Their Lena Lahey Community Center also offers karate, yoga, after-school programs, movies, and crafts programs.
“What we’re trying to do is put them on a level playing field with the rest of the children in Methuen because this is a low-income neighborhood,” Soucy said. “They can’t afford what the other children in Methuen can afford.”
Soucy and others want to ensure school supplies are available to students at no charge and mentors are also available. They want to make sure youths can go on cultural field trips and have a place to go to during summers.
The organization also has an employment program, providing jobs to 25 to 35 young people, to work in the neighborhood – it’s important that they be able to walk to work every day.
“The kids who do well are going to do well anyway. Kids who are struggling and don’t have the support, whether it be at school or whether it be with their family, they are the ones we’re making a difference (for),” Soucy said. “I believe that they are able to understand how important their education is, and we can get them extra help in the different programs they need help in so they’re not so frustrated that they stop doing their homework or stop going to school.”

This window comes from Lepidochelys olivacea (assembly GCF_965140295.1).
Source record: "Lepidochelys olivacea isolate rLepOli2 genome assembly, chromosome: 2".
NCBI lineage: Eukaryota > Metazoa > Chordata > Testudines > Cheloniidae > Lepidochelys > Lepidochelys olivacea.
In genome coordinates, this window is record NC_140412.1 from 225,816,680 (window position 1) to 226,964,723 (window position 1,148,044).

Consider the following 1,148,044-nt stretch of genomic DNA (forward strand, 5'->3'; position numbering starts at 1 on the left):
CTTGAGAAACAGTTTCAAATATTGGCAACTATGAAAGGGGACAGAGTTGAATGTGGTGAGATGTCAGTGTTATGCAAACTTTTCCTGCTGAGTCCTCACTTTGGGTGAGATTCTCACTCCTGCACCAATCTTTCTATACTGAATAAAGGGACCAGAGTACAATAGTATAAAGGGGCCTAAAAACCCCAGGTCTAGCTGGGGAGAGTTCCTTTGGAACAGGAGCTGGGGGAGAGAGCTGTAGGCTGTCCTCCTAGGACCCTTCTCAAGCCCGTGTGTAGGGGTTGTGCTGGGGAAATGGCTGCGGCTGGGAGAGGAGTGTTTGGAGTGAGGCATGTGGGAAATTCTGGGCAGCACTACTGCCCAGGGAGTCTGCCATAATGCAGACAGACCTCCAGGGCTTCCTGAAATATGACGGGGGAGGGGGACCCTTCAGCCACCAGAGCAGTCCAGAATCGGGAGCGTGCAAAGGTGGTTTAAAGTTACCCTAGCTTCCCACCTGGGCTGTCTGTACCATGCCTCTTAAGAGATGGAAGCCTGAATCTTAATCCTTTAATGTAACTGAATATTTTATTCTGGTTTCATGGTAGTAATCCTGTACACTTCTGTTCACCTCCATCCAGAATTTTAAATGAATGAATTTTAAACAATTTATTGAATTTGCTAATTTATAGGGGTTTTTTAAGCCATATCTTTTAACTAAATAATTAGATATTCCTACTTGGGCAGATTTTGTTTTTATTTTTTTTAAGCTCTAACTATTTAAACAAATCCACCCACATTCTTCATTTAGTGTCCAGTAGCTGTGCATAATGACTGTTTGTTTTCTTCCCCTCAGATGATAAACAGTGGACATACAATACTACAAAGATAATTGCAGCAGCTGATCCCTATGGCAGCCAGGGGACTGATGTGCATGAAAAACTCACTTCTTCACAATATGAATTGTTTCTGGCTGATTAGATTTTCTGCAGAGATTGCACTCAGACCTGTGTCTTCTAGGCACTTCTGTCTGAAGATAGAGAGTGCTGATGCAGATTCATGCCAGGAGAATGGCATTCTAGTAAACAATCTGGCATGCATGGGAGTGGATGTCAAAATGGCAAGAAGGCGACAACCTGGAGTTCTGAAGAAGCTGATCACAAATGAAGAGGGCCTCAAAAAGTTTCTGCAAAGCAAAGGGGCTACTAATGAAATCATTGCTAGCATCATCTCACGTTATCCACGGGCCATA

“I think we’ve had several children who might have slipped through the cracks, and we’ve been able to bring them full circle, to make sure that they like school, that it’s not a frustrating experience for them,” she added. “Just give them that extra love they need in order to thrive.”

SUCCESS STORIES
As an example of their organization’s success, Soucy points to a young man who is an engineering student at UMass Lowell, someone who also comes back and volunteers for the organization.
Several people who have participated in MAN activities have shared their thoughts on how meaningful the experience has been for them. One recalled feeling isolation and loneliness after immigrating to the United States, but being introduced to MAN’s program allowed this person to build friendships and come out of their shell. Impressed with its mentors, the resident promised themselves they would be a “rock” for other children, too, and became a youth worker for the group.
Another credits MAN for helping them academically, socially and financially.
According to Dzioba, Community Outreach Officers Mark Aiello and Brandon LaFlamme work closely with MAN. They stop in during after-school hours to interact with kids while they do their homework.
“Working with the police department, and having them stop by on a regular basis, it makes a difference,” Soucy noted. “They know who the kids are. They stop in at the homework center every now and then and talk to the kids. ‘What’s going on with you?’ It’s all beneficial to everybody.”
MAN, which has an annual budget of $250,000 to $300,000, works with more than 200 families throughout the year, and enjoys support from the state and federal government, private organizations and foundations.